Gianni Infantino, the Fifa president, was under investigation by the organisation’s ethics committee for more than one separate alleged instance of malpractice when he organised the sudden removal of the committee chairmen and members last month.
The Guardian has learned that the Swiss prosecutor Cornel Borbély, who was chairman of the ethics committee’s “investigatory chamber”, had begun examining complaints that Infantino and the Fifa general secretary, Fatma Samoura, improperly sought to influence the election in March of their favoured candidate for president of the Confederation of African Football (CAF), Ahmad Ahmad .
The allegations are understood to include claims from senior figures in African football that Infantino and Samoura promised FA presidents, in a series of private meetings, that they could accelerate the payment of Fifa development money to their football associations if the presidents voted for Ahmad.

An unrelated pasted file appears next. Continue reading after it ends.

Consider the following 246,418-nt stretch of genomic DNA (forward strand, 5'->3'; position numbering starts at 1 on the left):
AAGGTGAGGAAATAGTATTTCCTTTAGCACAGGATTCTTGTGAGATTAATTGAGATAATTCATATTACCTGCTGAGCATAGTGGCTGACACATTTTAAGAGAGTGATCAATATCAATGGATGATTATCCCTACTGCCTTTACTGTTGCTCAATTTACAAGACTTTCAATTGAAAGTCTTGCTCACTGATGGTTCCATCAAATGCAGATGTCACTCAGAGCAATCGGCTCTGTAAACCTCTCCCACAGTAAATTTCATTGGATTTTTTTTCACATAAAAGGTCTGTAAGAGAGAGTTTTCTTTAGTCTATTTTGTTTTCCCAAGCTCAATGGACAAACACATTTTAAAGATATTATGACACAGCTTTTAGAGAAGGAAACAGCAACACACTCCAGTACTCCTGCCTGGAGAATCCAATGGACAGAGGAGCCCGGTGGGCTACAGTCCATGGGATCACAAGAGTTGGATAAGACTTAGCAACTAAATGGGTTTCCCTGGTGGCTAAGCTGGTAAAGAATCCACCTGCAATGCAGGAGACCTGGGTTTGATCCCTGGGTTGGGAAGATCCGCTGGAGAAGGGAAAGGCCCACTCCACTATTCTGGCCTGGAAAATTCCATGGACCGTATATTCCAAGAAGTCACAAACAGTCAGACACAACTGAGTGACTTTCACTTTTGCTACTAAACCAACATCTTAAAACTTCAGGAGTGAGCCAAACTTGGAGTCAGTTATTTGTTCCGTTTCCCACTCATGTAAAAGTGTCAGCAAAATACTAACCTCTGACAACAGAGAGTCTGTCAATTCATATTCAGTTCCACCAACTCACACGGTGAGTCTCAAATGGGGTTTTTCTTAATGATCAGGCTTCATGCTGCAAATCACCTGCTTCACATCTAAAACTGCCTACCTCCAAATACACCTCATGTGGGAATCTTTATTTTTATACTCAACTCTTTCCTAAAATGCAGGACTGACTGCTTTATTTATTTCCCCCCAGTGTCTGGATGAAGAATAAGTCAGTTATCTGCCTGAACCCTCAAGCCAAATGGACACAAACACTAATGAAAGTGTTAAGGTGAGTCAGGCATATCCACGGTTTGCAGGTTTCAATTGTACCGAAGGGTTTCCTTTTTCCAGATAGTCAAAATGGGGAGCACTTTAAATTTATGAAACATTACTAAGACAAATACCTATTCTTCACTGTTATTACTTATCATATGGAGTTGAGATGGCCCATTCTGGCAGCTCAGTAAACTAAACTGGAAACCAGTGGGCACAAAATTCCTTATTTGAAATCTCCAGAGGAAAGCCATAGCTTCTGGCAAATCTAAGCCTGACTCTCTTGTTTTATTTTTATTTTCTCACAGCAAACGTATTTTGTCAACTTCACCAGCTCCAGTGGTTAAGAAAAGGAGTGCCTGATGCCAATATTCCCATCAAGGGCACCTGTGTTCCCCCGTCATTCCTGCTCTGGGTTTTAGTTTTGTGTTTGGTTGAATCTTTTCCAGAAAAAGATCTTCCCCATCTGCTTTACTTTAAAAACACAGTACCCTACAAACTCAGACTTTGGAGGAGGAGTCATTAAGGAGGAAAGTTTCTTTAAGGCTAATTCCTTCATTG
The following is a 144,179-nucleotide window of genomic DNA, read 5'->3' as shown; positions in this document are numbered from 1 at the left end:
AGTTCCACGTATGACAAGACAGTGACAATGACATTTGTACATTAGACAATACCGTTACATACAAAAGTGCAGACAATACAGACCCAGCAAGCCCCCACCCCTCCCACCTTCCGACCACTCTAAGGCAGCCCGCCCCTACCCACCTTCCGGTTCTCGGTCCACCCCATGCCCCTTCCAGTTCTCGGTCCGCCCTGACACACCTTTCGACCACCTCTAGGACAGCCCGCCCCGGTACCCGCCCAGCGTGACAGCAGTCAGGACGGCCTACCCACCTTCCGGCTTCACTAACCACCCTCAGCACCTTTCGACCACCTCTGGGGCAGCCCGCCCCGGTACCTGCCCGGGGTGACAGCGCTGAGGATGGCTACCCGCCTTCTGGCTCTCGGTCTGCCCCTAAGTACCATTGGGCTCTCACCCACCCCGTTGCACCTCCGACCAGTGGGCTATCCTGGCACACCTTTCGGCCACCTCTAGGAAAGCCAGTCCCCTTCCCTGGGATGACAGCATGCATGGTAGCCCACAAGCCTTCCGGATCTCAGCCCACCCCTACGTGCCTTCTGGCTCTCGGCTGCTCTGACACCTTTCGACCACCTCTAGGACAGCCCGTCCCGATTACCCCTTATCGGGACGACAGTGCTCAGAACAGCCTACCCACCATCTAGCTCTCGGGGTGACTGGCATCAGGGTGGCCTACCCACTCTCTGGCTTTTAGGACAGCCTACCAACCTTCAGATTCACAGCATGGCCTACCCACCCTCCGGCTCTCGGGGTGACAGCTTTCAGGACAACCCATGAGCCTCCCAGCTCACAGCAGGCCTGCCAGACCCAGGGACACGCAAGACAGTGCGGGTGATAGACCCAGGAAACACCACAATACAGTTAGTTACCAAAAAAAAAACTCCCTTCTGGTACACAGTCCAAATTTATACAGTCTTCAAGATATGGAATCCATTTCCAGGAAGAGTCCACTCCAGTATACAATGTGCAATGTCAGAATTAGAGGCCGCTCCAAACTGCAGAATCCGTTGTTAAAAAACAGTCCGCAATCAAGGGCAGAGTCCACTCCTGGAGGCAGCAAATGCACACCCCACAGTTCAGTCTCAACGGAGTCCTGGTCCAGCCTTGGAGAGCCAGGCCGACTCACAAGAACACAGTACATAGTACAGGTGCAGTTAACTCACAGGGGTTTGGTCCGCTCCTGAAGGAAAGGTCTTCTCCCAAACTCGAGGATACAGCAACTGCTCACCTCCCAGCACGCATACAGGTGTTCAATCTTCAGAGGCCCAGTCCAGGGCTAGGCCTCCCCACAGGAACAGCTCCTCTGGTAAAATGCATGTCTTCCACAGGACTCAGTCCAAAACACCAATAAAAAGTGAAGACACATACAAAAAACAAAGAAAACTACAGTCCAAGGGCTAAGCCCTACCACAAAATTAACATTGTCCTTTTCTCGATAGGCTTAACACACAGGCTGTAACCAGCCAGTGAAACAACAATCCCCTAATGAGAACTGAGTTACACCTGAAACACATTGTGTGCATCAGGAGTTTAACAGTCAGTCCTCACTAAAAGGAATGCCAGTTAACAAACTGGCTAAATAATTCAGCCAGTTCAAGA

Infantino is said to have manoeuvred for the ousting of the longstanding CAF president, Issa Hayatou, because Hayatou did not support him in the Fifa presidential election last year, instead endorsing the rival candidate, Sheikh Salman bin Ibrahim al-Khalifa of Bahrain.
Borbély is also understood to have been in the early stages of an investigation into a further possible ethics breach by Infantino.
Infantino’s opportunity to claim the highest office in football administration landed because the ethics committee in December 2015 banned the previous Fifa president, Sepp Blatter, and the favourite to succeed him, the then Uefa president Michel Platini, for malpractice.
Infantino, Uefa’s general secretary at the time, threw himself relentlessly into his campaign to become president instead, making a central promise to provide much more money to national football associations, and flying repeatedly around the world, including by private jet, to assure voting FA presidents of his credentials. Infantino declared publicly that he had…